The new day marked our exit from Dublin. After breakfast, our group of intrepid travelers boarded the bus and began the drive to our next destination.
I had forgotten the simple pleasure of riding on a bus. Although we sometimes traveled for a few hours at a clip, the drives never seemed boring with the lovely scenery. I especially enjoyed driving through the small towns and villages where I soaked in the small town life with the quaint homes, B & Bs, and pubs.
Our first stop that day was the town of Kildare where we stopped at the Irish National Stud farm. For an institution known for breeding champion racehorses, I was surprised by how few horses the farm actually housed. Only 8 horses were kept at the farm. Our tour guide, Chris, was a fount of information about the history of the farm.
It was founded by Colonel William Hall-Walker who was the son of a famous Scottish brewer and was a bit of a ne’er-do-well until his father had the talk with him (shape up or ship out) and he took up a very successful career in breeding horses. Aside from his love of horses, Hall-Walker also had a keen interest in Japanese culture and astrology. He often used zodiac signs to determine breeding times and purchases, often to great success. His love of Japan is reflected in the Stud’s famed Japanese Gardens where we spent a bit of time at the end of the tour.
From the Stud, we continued heading south to the town of Kilkenny, where we had a tour of Smithwick’s Experience, the most successful brewery in Ireland.
The brewery actually had an interesting history. The brewing process used by Smithwick’s was actually inspired by monks. The water in the region was too hard to be drinkable. In order to be able to drink the water, the monks brewed the hard water into beer which made it drinkable. The lime rock in the region was especially suitable to the unique brewing process.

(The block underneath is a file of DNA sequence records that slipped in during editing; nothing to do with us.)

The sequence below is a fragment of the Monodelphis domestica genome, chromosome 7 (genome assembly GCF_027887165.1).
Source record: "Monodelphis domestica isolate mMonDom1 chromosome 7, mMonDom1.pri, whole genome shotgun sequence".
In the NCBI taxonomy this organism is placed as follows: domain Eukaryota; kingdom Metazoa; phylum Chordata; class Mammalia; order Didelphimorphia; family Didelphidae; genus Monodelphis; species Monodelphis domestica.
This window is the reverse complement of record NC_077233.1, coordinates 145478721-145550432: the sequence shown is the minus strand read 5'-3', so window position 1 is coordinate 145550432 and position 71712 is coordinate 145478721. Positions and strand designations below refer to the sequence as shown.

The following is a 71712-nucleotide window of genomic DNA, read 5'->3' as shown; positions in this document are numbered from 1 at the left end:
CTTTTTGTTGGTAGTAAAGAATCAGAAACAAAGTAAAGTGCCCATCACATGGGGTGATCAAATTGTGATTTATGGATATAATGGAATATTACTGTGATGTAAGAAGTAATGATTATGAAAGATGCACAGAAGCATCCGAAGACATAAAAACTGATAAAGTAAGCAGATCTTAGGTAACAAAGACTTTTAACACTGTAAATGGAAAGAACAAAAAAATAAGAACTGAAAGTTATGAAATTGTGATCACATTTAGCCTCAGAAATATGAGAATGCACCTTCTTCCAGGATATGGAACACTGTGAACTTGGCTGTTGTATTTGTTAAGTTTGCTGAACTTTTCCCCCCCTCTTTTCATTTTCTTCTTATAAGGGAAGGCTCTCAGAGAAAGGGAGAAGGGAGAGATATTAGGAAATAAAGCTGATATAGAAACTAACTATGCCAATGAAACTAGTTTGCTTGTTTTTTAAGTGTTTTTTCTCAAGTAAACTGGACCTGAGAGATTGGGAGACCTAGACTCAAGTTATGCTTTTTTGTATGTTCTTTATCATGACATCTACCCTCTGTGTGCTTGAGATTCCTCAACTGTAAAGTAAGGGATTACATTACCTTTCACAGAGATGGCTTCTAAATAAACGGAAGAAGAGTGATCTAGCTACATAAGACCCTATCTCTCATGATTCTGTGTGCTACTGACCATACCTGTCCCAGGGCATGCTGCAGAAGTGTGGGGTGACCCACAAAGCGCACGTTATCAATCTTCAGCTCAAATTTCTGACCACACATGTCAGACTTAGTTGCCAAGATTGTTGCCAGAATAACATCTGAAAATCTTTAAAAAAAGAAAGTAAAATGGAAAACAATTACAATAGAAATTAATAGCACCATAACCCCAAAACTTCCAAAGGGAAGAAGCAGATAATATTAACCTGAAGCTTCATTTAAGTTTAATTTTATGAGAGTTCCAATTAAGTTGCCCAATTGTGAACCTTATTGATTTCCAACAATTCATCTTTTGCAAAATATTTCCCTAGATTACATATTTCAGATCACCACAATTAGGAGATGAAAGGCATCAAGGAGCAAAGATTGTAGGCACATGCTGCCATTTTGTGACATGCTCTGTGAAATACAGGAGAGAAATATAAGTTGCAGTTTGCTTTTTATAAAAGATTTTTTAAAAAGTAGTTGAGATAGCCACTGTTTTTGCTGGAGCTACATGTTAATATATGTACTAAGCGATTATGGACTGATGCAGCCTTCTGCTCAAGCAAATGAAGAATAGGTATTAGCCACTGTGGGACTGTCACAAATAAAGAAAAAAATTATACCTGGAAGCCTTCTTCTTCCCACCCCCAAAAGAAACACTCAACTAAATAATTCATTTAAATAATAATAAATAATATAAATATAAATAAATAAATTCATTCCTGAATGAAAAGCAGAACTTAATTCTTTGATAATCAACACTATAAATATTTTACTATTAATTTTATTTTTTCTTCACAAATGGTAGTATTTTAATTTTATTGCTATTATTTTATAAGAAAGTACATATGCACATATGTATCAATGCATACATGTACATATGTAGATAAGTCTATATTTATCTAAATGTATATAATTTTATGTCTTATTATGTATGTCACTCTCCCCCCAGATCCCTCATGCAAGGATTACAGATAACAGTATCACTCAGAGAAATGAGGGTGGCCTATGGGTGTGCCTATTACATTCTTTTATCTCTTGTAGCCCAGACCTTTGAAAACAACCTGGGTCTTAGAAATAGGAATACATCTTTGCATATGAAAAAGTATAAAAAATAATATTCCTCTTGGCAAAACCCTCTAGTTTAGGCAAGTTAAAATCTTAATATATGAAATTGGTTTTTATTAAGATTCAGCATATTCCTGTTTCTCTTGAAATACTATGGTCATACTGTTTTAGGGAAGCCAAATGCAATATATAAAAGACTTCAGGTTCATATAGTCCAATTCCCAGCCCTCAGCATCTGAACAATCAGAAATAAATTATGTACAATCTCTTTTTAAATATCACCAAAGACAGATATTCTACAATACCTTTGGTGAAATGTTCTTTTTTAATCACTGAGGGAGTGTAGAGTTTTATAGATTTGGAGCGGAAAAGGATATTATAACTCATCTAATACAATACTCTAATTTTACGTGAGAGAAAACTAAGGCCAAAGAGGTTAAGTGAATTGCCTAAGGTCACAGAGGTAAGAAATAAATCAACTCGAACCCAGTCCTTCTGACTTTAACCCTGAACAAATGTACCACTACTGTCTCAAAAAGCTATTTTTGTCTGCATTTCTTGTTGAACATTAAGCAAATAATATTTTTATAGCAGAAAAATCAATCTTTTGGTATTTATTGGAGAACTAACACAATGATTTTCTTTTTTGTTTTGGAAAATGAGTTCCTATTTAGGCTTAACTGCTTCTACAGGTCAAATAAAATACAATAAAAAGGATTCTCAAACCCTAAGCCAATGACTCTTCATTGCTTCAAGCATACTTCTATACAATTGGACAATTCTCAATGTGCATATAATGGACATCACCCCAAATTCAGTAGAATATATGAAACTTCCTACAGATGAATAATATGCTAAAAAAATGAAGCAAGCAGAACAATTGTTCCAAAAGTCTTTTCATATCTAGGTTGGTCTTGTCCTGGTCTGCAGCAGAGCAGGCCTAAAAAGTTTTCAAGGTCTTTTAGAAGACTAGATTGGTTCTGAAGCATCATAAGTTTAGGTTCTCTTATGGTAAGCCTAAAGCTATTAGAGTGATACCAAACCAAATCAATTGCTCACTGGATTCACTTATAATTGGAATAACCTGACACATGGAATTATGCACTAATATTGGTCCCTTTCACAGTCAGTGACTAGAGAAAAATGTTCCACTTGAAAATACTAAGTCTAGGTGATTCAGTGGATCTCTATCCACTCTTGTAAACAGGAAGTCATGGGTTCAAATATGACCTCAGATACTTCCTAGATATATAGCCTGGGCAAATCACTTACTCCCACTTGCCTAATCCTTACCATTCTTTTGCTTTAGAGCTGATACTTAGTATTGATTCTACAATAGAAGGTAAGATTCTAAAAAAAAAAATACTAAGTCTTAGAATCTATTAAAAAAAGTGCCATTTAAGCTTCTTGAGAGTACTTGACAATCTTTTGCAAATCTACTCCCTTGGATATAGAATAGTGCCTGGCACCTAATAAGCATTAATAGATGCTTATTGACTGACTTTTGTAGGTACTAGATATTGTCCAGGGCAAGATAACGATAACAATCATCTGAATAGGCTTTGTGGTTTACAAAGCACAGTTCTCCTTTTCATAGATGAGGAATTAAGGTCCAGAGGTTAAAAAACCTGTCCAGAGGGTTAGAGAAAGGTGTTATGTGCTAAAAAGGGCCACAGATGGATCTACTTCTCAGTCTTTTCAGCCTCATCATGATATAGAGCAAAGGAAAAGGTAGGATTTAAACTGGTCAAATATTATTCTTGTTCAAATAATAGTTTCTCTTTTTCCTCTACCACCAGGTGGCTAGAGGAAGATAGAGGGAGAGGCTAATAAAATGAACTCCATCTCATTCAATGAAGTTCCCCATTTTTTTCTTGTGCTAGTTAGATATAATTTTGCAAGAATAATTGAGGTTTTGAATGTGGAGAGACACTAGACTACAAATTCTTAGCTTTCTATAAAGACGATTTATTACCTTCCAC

The company was founded by John Smithwick, but the family name was unable to be used for 120 years. In John Smithwick’s time, Irish laws prevented Roman Catholics from owning land or businesses. Smithwick’s business partner had to front the business while he ran it quietly behind the scenes. Once Daniel O’Connell, the Emancipator and personal friend of the Smithwick running the business at the time, got the legislation through that changed the laws, the family name could finally be used for the business.
At the end of the tour, free half pints were given to us to sample. I tried a blonde ale, but probably should have gone with classic red ale as the blonde was too weak for my taste buds.
After the tour, we had a bit of time to tour the region. Mom and I stopped in a pub where I had a toasted ham, cheese, and onion sandwich with some chips and Dad got temporarily lost. Luckily, he found his way back in time for us to begin the trek to New Ross.
In New Ross, we visited the Dunbrody Famine Ship. This was one of many boats that helped Irish citizens emigrate to the Americas during the Great Potato Famine. It was a very informative tour about what life was like on the boats. There were two classes of passengers: cabin (first-class) and steerage (everybody else). Life was hard on the boats as the poor steering class passengers would be crammed into a single bunk and permitted a half hour a day on the upper deck solely to cook. Cabin passengers had it a bit better as they got private rooms and were able to spend more time on the upper deck. It’s very possible that the crew had it the best, at least in terms of eating. The crew was fed extremely well and was the only group to get meat as they needed the strength to sail the ship. They were also paid well, but wouldn’t get paid until they returned to Ireland for fear that they would jump ship once the boat docked in the Americas.
After the tour of the boat, we returned to the boat and drove to our final destination of Waterford and to the Tower Hotel, our home for the next few days. We got into our rooms and then went to the hotel dining room where I enjoyed a meal of roast lamb and vegetables. The rest of the evening was left to ourselves as we readied for another day of adventures.